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I'm a small person and as a child was known as a ‘fairy elephant’; rather a misnomer because we all know that elephants tread softly—I don't, but only 30+ years later I found out why. I was useless at sports as a schoolgirl and came to loathe those physical education lessons. Climb a rope, balance on a beam, vault a horse? Forget it. Children are cruel and I hated being laughed at by my peers, and picked on by a nasty games teacher. I did everything I could to be inconspicuous.
Some 20 years later while pregnant, I seemed to fall a lot and a few months later realised I was tripping over my toes that no longer flexed. Here is where a little medical knowledge is dangerous (I am a biologist and was subediting and managing a range of different specialist medical journals). I convinced myself that I was developing multiple sclerosis. I finally plucked up the courage to consult my general practitioner (GP) who referred me to an orthopaedic surgeon. He took one look and said “you need a neurologist”. Now I was truly scared! My local district hospital neurologist was mystified and referred me to the Atkinson Morley Hospital, a regional neurology centre in London, where I …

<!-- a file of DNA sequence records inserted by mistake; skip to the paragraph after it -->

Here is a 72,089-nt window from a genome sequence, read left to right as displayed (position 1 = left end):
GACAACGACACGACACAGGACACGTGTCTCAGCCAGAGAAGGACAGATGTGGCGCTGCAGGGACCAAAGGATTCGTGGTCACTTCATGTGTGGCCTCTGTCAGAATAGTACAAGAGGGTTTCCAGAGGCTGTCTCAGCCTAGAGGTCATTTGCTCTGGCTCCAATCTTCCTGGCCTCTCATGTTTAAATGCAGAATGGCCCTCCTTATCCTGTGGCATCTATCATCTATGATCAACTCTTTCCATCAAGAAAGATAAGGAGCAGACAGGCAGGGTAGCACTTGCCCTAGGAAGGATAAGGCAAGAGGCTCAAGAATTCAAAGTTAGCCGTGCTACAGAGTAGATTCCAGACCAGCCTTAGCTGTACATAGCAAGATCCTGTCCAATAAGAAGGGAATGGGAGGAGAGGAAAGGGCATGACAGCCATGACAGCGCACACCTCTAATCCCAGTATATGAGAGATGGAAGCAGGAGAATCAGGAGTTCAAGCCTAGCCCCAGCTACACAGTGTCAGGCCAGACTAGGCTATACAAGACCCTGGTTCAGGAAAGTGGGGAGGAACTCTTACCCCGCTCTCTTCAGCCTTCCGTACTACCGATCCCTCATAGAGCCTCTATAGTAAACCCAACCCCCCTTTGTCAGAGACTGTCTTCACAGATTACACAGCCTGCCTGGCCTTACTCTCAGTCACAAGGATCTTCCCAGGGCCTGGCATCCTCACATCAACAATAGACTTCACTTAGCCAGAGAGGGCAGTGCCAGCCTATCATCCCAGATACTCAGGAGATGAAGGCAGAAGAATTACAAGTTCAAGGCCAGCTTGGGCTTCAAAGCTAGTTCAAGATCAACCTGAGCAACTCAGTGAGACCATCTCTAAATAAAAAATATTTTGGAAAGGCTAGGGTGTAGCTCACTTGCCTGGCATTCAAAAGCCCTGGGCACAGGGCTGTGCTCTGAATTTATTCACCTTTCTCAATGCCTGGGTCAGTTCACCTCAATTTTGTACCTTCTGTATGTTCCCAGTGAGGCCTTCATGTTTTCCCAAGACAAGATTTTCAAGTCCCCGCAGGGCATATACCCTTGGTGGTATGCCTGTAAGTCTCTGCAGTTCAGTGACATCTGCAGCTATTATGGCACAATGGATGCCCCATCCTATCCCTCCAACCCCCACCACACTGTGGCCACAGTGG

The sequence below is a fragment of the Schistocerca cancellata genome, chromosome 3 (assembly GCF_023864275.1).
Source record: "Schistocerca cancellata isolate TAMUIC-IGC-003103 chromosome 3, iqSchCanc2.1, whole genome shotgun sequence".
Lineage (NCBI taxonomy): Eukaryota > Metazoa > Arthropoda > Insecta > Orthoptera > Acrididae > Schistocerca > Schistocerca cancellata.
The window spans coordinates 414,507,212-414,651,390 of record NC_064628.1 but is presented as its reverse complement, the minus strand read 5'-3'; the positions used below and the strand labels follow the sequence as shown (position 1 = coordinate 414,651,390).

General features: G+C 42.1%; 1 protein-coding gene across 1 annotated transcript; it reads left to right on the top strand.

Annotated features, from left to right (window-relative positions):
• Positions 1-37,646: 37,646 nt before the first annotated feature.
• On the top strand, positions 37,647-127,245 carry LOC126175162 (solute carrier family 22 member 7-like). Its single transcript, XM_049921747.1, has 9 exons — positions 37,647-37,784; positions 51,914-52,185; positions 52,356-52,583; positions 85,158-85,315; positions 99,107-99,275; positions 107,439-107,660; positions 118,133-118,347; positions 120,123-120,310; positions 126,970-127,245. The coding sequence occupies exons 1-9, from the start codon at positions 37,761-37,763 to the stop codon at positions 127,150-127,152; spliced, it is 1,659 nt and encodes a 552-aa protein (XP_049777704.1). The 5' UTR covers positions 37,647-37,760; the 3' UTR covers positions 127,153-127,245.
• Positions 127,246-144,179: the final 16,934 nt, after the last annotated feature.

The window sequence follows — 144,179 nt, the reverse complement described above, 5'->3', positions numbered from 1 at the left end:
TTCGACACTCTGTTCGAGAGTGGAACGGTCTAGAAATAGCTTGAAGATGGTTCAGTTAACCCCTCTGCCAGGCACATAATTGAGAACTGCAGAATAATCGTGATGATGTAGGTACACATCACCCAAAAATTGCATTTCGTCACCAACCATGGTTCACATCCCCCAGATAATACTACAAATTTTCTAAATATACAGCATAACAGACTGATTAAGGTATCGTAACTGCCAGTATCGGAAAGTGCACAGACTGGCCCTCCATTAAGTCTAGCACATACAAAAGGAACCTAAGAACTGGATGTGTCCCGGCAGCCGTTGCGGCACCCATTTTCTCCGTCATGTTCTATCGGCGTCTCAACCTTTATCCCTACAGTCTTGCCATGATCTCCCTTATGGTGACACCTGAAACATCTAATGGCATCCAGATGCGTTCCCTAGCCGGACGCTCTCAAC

Not commissioned; not externally peer reviewed.